But to answer your question, my advice for young bands starting out is just to keep writing songs and meet whoever books the coolest shows locally, wherever you go see shows you like. And I'm talking smaller cities, not New York or whatever. Whoever writes for your weekly, try to get them to come to a show, send them artwork, show them why you're psyched about what you make. That's the most fun way, to make connections with people who care about what you're doing, because those are strong and those last. Those connections last longer than whatever fuckin' lawyer gives a shit about you for 10 seconds.
Are you guys cool with DFA, or is it weird?
Totally cool, it was a very amicable deal. It ended kind of like how it started. It started very slow and very, like, "Eh, OK, let's do this" — not a lot of fanfare. And it ended the same way, like, "Eh, we like the record" — but we didn't push them, they didn't push us and, in the end, we decided to make our own label.
I feel like there are some bands that are pop purists and really only into other bands that write super-tight, hooky pop songs. And then there are pop acts that listen to a lot of, I don't know, Jim O'Rourke — acts that are maybe more esoteric and whose influence on their pop songs isn't quite as obvious. What camp do you fall in?
Absolutely both. I totally loved Jim O'Rourke back in the day — I mean, Tortoise, Gastr Del Sol, the Sea and Cake, Joan of Arc. I was into a bunch of stuff that Jade Tree put out. We definitely listen to a lot of pretty confrontational, aggressively avant-garde music. Scott and Evan [Wells, bass] are into a lot of world music and reggae. We listen to a lot of new-age music. And we grew up listening to Pavement and GBV. It's weird because I think some people think we're, like, meatheads or something. Which is so strange because we're total nerds. We're just these huge, huge nerds. But we moved on and dug deeper and grown, and now we're really concerned with craft. So we listen to bands where we see that present, and for us right now, that's Fleetwood Mac and the Boss, these masters that made these incredible statements.
Do you feel that there are any other misperceptions about Free Energy?
I think maybe — and it's partly our fault — that we let the press take the Camaro-driving, beer-swilling, mullet-dude image of us too far. Because it's certainly not our life. I mean, I've read things where people think what we do is this nihilistic party music. And that, to me, is the furthest thing from the truth. I think it's idealist music that encourages people to look at themselves and the world and try to wake up. I see it as very spiritual. I know that sounds pretentious, but I really do. That's why we make it. Everything we make is trying to celebrate the world. But we also really like smart people who make dumb things, like Will Ferrell or AC/DC. I think people who are unafraid to be dumb — I'm so inspired by them. I think they're geniuses. Whereas I'm always turned off by overly talky, dense art because it tends to indicate a self-consciousness or some kind of fear. There's an overly intellectual part of the culture that doesn't appeal to me at all. I find that the simplest things are often truest, and things that are really contrived and wordy are often hiding something. That's a generality, but I find that it applies a lot.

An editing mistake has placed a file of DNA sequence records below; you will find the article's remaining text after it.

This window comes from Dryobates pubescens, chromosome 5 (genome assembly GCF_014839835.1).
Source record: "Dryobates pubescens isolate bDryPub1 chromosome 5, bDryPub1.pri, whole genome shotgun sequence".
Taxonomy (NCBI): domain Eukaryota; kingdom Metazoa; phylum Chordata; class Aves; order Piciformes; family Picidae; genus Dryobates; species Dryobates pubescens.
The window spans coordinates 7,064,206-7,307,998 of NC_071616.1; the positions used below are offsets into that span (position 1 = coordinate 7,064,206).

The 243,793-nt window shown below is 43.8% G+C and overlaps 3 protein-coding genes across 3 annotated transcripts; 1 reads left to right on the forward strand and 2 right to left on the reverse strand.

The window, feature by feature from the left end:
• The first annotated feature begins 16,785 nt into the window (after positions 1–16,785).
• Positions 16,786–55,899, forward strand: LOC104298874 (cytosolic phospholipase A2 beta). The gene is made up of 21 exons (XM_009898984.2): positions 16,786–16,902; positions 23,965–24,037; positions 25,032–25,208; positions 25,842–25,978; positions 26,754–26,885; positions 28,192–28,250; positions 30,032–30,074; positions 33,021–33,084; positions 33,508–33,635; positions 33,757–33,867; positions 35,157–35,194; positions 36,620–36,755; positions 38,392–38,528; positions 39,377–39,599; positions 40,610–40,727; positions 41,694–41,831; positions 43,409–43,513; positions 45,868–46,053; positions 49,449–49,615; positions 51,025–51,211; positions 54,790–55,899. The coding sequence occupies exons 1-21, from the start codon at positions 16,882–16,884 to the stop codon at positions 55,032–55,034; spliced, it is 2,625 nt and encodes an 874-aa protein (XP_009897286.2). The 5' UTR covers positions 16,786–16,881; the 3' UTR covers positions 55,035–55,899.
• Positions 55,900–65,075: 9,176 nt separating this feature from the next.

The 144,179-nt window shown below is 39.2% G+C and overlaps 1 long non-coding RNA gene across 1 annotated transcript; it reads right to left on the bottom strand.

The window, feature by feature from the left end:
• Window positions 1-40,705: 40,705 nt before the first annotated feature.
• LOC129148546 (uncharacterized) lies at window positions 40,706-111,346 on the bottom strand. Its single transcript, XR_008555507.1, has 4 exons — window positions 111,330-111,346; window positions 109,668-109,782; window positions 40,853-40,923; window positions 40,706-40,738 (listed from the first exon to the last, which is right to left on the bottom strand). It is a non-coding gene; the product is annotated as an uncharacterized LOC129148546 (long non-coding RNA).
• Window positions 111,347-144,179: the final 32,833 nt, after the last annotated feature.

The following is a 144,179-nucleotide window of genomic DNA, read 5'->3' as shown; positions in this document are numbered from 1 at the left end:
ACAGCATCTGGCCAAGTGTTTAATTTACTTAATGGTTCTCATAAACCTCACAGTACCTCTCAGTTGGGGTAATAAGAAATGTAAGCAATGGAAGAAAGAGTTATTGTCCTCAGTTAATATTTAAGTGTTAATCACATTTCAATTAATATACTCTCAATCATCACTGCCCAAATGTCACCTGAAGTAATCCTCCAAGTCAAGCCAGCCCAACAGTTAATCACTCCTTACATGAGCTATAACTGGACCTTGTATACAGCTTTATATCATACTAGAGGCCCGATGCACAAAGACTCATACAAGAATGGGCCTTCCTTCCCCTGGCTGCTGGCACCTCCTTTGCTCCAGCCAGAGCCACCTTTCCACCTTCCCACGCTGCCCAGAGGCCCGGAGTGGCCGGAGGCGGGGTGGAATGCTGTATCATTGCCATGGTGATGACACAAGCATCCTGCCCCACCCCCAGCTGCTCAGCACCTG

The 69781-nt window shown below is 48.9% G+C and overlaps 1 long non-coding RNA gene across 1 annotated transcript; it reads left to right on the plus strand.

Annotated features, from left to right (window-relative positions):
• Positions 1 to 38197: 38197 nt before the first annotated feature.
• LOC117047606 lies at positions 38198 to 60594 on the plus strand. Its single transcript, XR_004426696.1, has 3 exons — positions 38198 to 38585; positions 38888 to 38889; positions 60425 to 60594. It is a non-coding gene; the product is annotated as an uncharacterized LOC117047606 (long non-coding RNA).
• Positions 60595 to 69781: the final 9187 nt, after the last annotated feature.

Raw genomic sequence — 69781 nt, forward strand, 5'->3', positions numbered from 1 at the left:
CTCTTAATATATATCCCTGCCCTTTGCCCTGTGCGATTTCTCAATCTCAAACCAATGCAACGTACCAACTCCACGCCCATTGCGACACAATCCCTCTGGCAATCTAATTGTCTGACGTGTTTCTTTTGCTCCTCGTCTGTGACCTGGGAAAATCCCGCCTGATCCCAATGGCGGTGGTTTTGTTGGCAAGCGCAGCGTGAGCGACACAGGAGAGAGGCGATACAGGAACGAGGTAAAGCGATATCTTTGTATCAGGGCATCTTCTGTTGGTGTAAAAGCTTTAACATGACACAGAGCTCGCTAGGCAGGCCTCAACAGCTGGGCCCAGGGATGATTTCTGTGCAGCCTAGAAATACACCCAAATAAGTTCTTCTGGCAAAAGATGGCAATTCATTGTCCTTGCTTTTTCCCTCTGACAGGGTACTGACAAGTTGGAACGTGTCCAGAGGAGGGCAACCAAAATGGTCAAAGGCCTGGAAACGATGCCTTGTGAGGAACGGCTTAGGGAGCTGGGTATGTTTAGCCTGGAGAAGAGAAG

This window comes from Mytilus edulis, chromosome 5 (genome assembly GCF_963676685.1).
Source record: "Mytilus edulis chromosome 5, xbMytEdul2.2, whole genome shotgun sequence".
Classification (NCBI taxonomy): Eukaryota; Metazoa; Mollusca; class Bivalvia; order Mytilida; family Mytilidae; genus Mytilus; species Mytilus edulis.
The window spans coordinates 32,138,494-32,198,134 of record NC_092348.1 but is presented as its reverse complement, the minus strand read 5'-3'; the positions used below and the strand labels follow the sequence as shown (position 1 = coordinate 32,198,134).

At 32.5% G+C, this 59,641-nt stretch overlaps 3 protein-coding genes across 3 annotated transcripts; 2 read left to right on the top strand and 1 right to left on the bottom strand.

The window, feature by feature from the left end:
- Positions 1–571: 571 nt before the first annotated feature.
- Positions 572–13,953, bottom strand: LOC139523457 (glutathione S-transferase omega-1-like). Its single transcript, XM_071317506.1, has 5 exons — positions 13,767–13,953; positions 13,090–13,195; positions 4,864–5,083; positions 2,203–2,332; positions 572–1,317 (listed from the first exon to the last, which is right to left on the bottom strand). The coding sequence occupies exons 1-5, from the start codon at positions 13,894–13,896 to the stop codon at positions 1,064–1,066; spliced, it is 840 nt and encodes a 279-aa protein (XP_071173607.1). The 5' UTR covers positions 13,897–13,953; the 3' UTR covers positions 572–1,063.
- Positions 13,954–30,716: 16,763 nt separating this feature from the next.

Are you happy with the way the new record is being received?
I'm happy that it's getting a reaction. We were just laughing — we read the worst review today. It said something like, "This is the worst piece of shit recorded in pop history." [Laughs.] But I think that's good. I think that when there's some kernel of truth in something, hopefully people respond to it and they really connect with it, or it turns them off and rubs them the wrong way and makes them really angry. But either way, it means there's something in there that's meaningful. I don't know if I had high hopes for it to be very critically acclaimed, but I'm glad the fans like it. On Twitter, you're in contact with fans, and everyone really likes it and agrees that it's better than the last one.
Yeah, I think it's better than the last one, too.
Thanks — yeah, I think it's way better, like light-years better.
But I'm not surprised that it wouldn't get an amazing critical response, because it's not a huge departure from Stuck on Nothing. It's the same general mood: fun, party-time pop.
That's a good point. I think the core of the feeling is very similar to the last one. But I think the production values and the way we perform has grown. I think the singing is stronger. The guitar playing is stronger. But, yeah, that's a good point. I agree with you. I think our story is kind of the same: What we're trying to do with our bands is this big, idealist, ambiguous, optimistic thing that we keep trying to tell in different ways, with different imagery and sounds and melodies. I think you just keep trying to tell the story you're interested in, but in slightly different ways. That's all we're really interested in doing.